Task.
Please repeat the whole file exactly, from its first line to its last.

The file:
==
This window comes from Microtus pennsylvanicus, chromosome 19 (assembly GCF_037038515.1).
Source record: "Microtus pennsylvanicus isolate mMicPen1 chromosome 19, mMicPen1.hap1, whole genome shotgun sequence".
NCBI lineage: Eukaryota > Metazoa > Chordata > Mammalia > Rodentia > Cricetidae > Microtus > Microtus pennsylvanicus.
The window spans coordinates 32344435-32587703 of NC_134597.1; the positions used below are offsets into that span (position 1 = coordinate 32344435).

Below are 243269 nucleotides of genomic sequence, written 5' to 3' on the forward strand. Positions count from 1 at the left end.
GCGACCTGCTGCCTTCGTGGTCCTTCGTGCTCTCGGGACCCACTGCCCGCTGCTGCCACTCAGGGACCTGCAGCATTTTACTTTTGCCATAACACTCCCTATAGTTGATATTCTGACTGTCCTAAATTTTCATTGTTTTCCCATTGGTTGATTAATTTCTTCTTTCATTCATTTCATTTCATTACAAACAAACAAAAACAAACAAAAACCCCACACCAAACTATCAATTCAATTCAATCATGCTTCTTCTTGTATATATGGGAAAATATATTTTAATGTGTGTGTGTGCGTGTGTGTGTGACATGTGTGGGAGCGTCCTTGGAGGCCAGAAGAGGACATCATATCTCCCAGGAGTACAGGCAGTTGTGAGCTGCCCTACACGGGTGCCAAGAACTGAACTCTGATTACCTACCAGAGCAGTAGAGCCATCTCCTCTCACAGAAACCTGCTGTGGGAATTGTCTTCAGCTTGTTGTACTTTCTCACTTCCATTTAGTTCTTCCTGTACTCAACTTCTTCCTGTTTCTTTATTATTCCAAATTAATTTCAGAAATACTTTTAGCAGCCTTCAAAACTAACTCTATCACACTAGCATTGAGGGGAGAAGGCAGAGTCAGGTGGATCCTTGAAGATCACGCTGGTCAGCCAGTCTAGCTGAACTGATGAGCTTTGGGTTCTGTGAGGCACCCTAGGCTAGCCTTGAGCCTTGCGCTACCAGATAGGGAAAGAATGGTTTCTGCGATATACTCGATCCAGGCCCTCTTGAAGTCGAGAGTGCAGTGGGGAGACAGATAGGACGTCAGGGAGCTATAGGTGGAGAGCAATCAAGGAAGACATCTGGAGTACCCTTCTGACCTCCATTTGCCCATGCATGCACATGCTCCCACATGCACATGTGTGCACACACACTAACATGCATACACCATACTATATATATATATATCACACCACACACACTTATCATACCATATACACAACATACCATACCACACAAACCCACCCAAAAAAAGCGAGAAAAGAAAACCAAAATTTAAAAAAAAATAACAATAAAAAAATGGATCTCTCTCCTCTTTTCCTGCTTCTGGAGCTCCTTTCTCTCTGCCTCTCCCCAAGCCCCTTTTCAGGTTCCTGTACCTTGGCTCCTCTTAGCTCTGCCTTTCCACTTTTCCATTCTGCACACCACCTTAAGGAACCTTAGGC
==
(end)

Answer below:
This window comes from Microtus pennsylvanicus, chromosome 19 (assembly GCF_037038515.1).
Source record: "Microtus pennsylvanicus isolate mMicPen1 chromosome 19, mMicPen1.hap1, whole genome shotgun sequence".
NCBI lineage: Eukaryota > Metazoa > Chordata > Mammalia > Rodentia > Cricetidae > Microtus > Microtus pennsylvanicus.
The window spans coordinates 32344435-32587703 of NC_134597.1; the positions used below are offsets into that span (position 1 = coordinate 32344435).

Below are 243269 nucleotides of genomic sequence, written 5' to 3' on the forward strand. Positions count from 1 at the left end.
GCGACCTGCTGCCTTCGTGGTCCTTCGTGCTCTCGGGACCCACTGCCCGCTGCTGCCACTCAGGGACCTGCAGCATTTTACTTTTGCCATAACACTCCCTATAGTTGATATTCTGACTGTCCTAAATTTTCATTGTTTTCCCATTGGTTGATTAATTTCTTCTTTCATTCATTTCATTTCATTACAAACAAACAAAAACAAACAAAAACCCCACACCAAACTATCAATTCAATTCAATCATGCTTCTTCTTGTATATATGGGAAAATATATTTTAATGTGTGTGTGTGCGTGTGTGTGTGACATGTGTGGGAGCGTCCTTGGAGGCCAGAAGAGGACATCATATCTCCCAGGAGTACAGGCAGTTGTGAGCTGCCCTACACGGGTGCCAAGAACTGAACTCTGATTACCTACCAGAGCAGTAGAGCCATCTCCTCTCACAGAAACCTGCTGTGGGAATTGTCTTCAGCTTGTTGTACTTTCTCACTTCCATTTAGTTCTTCCTGTACTCAACTTCTTCCTGTTTCTTTATTATTCCAAATTAATTTCAGAAATACTTTTAGCAGCCTTCAAAACTAACTCTATCACACTAGCATTGAGGGGAGAAGGCAGAGTCAGGTGGATCCTTGAAGATCACGCTGGTCAGCCAGTCTAGCTGAACTGATGAGCTTTGGGTTCTGTGAGGCACCCTAGGCTAGCCTTGAGCCTTGCGCTACCAGATAGGGAAAGAATGGTTTCTGCGATATACTCGATCCAGGCCCTCTTGAAGTCGAGAGTGCAGTGGGGAGACAGATAGGACGTCAGGGAGCTATAGGTGGAGAGCAATCAAGGAAGACATCTGGAGTACCCTTCTGACCTCCATTTGCCCATGCATGCACATGCTCCCACATGCACATGTGTGCACACACACTAACATGCATACACCATACTATATATATATATATCACACCACACACACTTATCATACCATATACACAACATACCATACCACACAAACCCACCCAAAAAAAGCGAGAAAAGAAAACCAAAATTTAAAAAAAAATAACAATAAAAAAATGGATCTCTCTCCTCTTTTCCTGCTTCTGGAGCTCCTTTCTCTCTGCCTCTCCCCAAGCCCCTTTTCAGGTTCCTGTACCTTGGCTCCTCTTAGCTCTGCCTTTCCACTTTTCCATTCTGCACACCACCTTAAGGAACCTTAGGC